Does Your Taste In Music Reveal Who You Are?
For the study, "Message in a Ballad: The Role of Music Preferences in Interpersonal Perception", researchers monitored dating couples during their "first six weeks of conversation", and found they used music to "check each other out" almost twice as much as they used books, TV, or sports.
Not revealed in the Times article: how many of the couples spent a substantial amount of time engaged in this sort of exchange:
MONITORED DATING PERSON #1: So... this is weird, huh?
MONITORED DATING PERSON #2: Yeah, tell me about it.
MONITORED DATING PERSON #1: Totally. Sigh
MONITORED DATING PERSON #2: Alright... wanna talk about music again?
We do have some info from the Mars/Venus Dept. Men and women tended to mention music differently. According to the Times, males did so to show their membership in a certain "tribe" (like, perhaps, "the emo tribe"?) while women spoke (yakked endlessly?) about it "to reflect moods" but "in both cases it had the effect of communicating their character types." I'm envisioning "talking stick guy who's in touch with his feelings" and "moody chick".
Peter Jason Rentfrow, one of the head psychologists behind the study (and, the article makes it a point to mention, an American), says, "What surprised us is the truth behind many of the stereotypes. If you like country or choral music, you are likely to be more plainly spoken than if you are into music without strong lyrics such as electronica. But we were surprised to find that, despite their love of aggressive music, rap and heavy metal fans were typically more shy than many other music lovers. I am not sure they want us to know that, though."
So he was surprised to find some stereotypes are apparently true, yet surprised to find another stereotype is apparently not true? Seems a mite disingenuous. On the other hand, isn't there another stereotype of a shy, picked-on loner who likes heavy metal and eventually turns violent? Eek.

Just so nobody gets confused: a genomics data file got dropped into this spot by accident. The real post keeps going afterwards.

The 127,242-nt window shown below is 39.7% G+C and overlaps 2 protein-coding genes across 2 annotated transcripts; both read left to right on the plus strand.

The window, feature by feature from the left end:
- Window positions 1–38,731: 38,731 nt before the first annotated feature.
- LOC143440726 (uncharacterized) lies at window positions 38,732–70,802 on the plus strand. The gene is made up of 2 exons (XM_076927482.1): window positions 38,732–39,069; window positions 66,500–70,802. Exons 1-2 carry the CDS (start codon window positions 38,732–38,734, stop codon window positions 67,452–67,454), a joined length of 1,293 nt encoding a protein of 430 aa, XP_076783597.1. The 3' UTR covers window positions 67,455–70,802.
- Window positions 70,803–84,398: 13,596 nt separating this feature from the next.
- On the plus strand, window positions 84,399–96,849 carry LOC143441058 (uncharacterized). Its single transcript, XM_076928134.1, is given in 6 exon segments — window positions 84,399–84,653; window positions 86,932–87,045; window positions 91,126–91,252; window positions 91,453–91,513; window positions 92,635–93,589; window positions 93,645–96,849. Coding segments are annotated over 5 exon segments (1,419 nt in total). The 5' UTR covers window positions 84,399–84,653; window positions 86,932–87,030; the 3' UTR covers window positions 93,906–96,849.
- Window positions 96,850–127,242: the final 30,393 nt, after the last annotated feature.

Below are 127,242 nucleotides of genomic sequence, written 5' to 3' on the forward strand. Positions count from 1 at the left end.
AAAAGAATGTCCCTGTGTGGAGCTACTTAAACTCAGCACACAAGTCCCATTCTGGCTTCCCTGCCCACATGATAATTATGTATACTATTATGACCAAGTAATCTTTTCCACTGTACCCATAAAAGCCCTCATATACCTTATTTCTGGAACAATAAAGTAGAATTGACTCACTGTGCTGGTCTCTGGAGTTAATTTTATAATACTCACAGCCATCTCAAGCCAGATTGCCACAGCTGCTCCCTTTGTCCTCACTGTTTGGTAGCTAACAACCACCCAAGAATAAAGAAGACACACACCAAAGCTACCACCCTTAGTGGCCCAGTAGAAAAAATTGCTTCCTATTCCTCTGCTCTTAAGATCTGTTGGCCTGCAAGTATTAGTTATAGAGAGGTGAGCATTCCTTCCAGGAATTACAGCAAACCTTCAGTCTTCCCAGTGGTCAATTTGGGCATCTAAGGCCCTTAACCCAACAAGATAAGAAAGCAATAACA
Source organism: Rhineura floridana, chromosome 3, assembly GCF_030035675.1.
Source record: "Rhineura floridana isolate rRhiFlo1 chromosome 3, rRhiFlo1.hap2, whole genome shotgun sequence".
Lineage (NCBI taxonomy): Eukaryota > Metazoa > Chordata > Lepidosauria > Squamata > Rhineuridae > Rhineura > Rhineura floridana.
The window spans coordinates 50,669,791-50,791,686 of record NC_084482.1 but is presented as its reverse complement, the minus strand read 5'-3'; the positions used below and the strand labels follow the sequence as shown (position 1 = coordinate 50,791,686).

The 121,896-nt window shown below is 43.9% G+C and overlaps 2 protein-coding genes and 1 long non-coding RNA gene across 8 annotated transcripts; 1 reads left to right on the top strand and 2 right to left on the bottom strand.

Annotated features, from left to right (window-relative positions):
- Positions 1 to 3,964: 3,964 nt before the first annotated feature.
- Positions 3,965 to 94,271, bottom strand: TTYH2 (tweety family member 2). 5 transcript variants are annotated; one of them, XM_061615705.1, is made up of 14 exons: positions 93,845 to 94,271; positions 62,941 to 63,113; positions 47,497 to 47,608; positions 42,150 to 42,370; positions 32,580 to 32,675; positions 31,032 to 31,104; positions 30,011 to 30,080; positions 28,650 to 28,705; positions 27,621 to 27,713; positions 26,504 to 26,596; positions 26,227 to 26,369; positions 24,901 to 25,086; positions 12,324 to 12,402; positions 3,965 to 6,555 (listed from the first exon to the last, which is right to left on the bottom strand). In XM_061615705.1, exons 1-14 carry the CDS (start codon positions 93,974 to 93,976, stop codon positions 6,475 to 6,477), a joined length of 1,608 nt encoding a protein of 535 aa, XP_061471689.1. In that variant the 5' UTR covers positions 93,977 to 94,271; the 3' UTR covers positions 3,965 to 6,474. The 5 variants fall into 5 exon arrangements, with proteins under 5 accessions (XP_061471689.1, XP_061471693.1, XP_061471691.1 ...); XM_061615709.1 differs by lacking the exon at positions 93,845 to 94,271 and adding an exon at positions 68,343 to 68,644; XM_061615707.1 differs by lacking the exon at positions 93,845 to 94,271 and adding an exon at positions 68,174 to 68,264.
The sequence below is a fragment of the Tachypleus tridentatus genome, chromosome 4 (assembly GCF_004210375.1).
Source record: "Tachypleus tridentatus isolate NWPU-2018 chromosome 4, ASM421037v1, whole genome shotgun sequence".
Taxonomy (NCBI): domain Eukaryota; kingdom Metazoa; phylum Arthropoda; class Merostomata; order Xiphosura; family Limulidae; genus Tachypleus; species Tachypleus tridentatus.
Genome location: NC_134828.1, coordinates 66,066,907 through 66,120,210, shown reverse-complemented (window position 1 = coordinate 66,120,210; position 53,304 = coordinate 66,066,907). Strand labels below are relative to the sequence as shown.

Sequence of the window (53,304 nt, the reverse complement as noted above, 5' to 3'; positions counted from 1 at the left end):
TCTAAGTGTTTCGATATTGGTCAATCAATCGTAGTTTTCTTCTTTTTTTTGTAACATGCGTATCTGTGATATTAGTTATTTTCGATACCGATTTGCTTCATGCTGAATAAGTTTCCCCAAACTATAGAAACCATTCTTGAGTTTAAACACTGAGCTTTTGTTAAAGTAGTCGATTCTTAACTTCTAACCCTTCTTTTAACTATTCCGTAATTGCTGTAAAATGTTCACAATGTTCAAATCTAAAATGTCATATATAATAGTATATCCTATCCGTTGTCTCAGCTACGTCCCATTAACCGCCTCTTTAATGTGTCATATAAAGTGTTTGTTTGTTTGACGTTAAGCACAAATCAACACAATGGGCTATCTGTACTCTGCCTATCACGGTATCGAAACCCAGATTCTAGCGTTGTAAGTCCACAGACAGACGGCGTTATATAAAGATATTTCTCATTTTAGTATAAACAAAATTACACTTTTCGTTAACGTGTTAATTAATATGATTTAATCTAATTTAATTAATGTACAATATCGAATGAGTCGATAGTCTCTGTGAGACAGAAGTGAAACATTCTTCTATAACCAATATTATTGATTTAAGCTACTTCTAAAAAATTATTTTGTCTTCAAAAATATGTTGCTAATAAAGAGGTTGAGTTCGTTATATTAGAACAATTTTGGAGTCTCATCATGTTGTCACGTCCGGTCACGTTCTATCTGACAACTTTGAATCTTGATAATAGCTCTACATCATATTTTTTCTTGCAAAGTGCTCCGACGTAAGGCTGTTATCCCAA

For another part of their study, volunteers made mix CDs of their 10 favorite songs. Based only on listening to the CDs, people filled out questionnaires about what the people who made the CDs are like. The mix CDs were deemed a much more accurate way of quickly judging someone than several other means, like looks, clothes, and taste in movies. Researchers acknowledge that the majority of volunteers found it hard to narrow their list of favorite songs down to 10. I think the songs left out might be as telling as the ones on the disc. For instance, some people might have been reluctant to share the songs that mean the most to them.
Naturally, there are commercial applications for these theories. The Sunday Times article mentions a couple of dating agencies that emphasize shared musical tastes.
Huw Stephens, a Radio 1 presenter, notes that taste in music is an ever-changing creature. Someone might want to listen to "troubled" music at the moment because of their mood. Stephens says, "There can be an instant bond over music but, for instance, me and my girlfriend have very different tastes but we meet in the middle, and that is what counts." Oh, those two are so over.
Artists/Alleged Personality Type Associations: (more at the Times, but it's not laden with alt-rock artists):
Dolly Parton: "Personality type: upbeat, honest and conventional. Strong fixed opinions. You may also enjoy Top 20 pop music and film soundtracks"
Dolly Parton - Jolene (from The Ultimate Dolly Parton)
Paul McCartney: "Personality type: intense with a rebellious streak, a sensation-seeker. You may also appreciate alternative rock and some heavy metal music"
Paul McCartney - With A Little Luck (from All the Best)
Also, across the pond, The Guardian recently swapped 8 artists' iPods and asked them to guess whose iPod they had been given. It resulted in a fun article. The folks who participated: Katie Melua, Andreas Scholl, Mylo, Devendra Banhart, Lady Sovereign, Estelle, Matt Davies of Funeral For a Friend, and Rich Archer of Hard-Fi.
This experiment was also an attempt to make guesses about someone's personality. Gender was thrown into the mix as well (which was also likely true for the mix CD experiment). The usual assumption with the iPod swap was that women were more likely to choose emotional songs. The artists' analysis is interesting. One person arrived at the identity of their iPod's owner through unexpected means...
Katie Melua - Piece By Piece (from Piece By Piece)
Mylo - Destroy Rock & Roll (from Destroy Rock & Roll)
Lady Sovereign - 9 To 5 (a single, from Vertically Challenged, etc.)
Devendra Banhart - Pensando Enti (from Cripple Crow)